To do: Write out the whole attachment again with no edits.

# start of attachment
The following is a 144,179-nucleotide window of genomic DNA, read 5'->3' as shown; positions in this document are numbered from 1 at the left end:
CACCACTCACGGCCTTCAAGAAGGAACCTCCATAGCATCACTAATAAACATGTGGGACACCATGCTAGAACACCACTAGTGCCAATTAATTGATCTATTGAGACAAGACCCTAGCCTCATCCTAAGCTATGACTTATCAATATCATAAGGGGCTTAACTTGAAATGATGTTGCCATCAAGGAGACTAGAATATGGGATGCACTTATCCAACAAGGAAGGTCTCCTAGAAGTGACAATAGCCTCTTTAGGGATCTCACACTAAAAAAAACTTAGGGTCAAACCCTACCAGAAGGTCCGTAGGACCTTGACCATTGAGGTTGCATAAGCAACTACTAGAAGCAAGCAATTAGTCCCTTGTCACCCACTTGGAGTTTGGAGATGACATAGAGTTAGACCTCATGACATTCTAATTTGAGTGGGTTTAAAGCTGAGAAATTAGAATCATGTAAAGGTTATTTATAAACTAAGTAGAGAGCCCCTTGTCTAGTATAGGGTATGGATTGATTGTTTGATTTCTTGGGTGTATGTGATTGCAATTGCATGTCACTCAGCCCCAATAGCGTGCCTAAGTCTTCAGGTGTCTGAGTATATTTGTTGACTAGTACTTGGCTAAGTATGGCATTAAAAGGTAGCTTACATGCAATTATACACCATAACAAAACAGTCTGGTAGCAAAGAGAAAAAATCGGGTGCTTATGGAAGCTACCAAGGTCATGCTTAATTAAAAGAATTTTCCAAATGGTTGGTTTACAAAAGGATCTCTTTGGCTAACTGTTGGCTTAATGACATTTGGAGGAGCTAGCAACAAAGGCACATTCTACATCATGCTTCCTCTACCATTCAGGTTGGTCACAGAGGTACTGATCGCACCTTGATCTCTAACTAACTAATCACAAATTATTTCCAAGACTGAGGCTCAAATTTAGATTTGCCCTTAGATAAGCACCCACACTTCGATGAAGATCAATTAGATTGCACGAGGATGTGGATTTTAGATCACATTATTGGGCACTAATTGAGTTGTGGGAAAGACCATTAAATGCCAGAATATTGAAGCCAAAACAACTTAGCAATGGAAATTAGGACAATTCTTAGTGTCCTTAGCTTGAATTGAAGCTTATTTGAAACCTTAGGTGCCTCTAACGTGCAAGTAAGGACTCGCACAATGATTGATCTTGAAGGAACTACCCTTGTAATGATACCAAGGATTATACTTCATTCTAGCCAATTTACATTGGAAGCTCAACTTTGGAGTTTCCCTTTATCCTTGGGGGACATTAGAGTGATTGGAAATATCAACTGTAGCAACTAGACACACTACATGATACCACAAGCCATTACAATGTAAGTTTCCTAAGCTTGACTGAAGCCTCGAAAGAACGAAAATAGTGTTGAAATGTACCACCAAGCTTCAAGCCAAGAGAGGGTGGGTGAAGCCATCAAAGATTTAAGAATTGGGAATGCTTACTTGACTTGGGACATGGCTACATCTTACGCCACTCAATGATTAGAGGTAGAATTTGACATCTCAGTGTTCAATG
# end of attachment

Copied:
The following is a 144,179-nucleotide window of genomic DNA, read 5'->3' as shown; positions in this document are numbered from 1 at the left end:
CACCACTCACGGCCTTCAAGAAGGAACCTCCATAGCATCACTAATAAACATGTGGGACACCATGCTAGAACACCACTAGTGCCAATTAATTGATCTATTGAGACAAGACCCTAGCCTCATCCTAAGCTATGACTTATCAATATCATAAGGGGCTTAACTTGAAATGATGTTGCCATCAAGGAGACTAGAATATGGGATGCACTTATCCAACAAGGAAGGTCTCCTAGAAGTGACAATAGCCTCTTTAGGGATCTCACACTAAAAAAAACTTAGGGTCAAACCCTACCAGAAGGTCCGTAGGACCTTGACCATTGAGGTTGCATAAGCAACTACTAGAAGCAAGCAATTAGTCCCTTGTCACCCACTTGGAGTTTGGAGATGACATAGAGTTAGACCTCATGACATTCTAATTTGAGTGGGTTTAAAGCTGAGAAATTAGAATCATGTAAAGGTTATTTATAAACTAAGTAGAGAGCCCCTTGTCTAGTATAGGGTATGGATTGATTGTTTGATTTCTTGGGTGTATGTGATTGCAATTGCATGTCACTCAGCCCCAATAGCGTGCCTAAGTCTTCAGGTGTCTGAGTATATTTGTTGACTAGTACTTGGCTAAGTATGGCATTAAAAGGTAGCTTACATGCAATTATACACCATAACAAAACAGTCTGGTAGCAAAGAGAAAAAATCGGGTGCTTATGGAAGCTACCAAGGTCATGCTTAATTAAAAGAATTTTCCAAATGGTTGGTTTACAAAAGGATCTCTTTGGCTAACTGTTGGCTTAATGACATTTGGAGGAGCTAGCAACAAAGGCACATTCTACATCATGCTTCCTCTACCATTCAGGTTGGTCACAGAGGTACTGATCGCACCTTGATCTCTAACTAACTAATCACAAATTATTTCCAAGACTGAGGCTCAAATTTAGATTTGCCCTTAGATAAGCACCCACACTTCGATGAAGATCAATTAGATTGCACGAGGATGTGGATTTTAGATCACATTATTGGGCACTAATTGAGTTGTGGGAAAGACCATTAAATGCCAGAATATTGAAGCCAAAACAACTTAGCAATGGAAATTAGGACAATTCTTAGTGTCCTTAGCTTGAATTGAAGCTTATTTGAAACCTTAGGTGCCTCTAACGTGCAAGTAAGGACTCGCACAATGATTGATCTTGAAGGAACTACCCTTGTAATGATACCAAGGATTATACTTCATTCTAGCCAATTTACATTGGAAGCTCAACTTTGGAGTTTCCCTTTATCCTTGGGGGACATTAGAGTGATTGGAAATATCAACTGTAGCAACTAGACACACTACATGATACCACAAGCCATTACAATGTAAGTTTCCTAAGCTTGACTGAAGCCTCGAAAGAACGAAAATAGTGTTGAAATGTACCACCAAGCTTCAAGCCAAGAGAGGGTGGGTGAAGCCATCAAAGATTTAAGAATTGGGAATGCTTACTTGACTTGGGACATGGCTACATCTTACGCCACTCAATGATTAGAGGTAGAATTTGACATCTCAGTGTTCAATG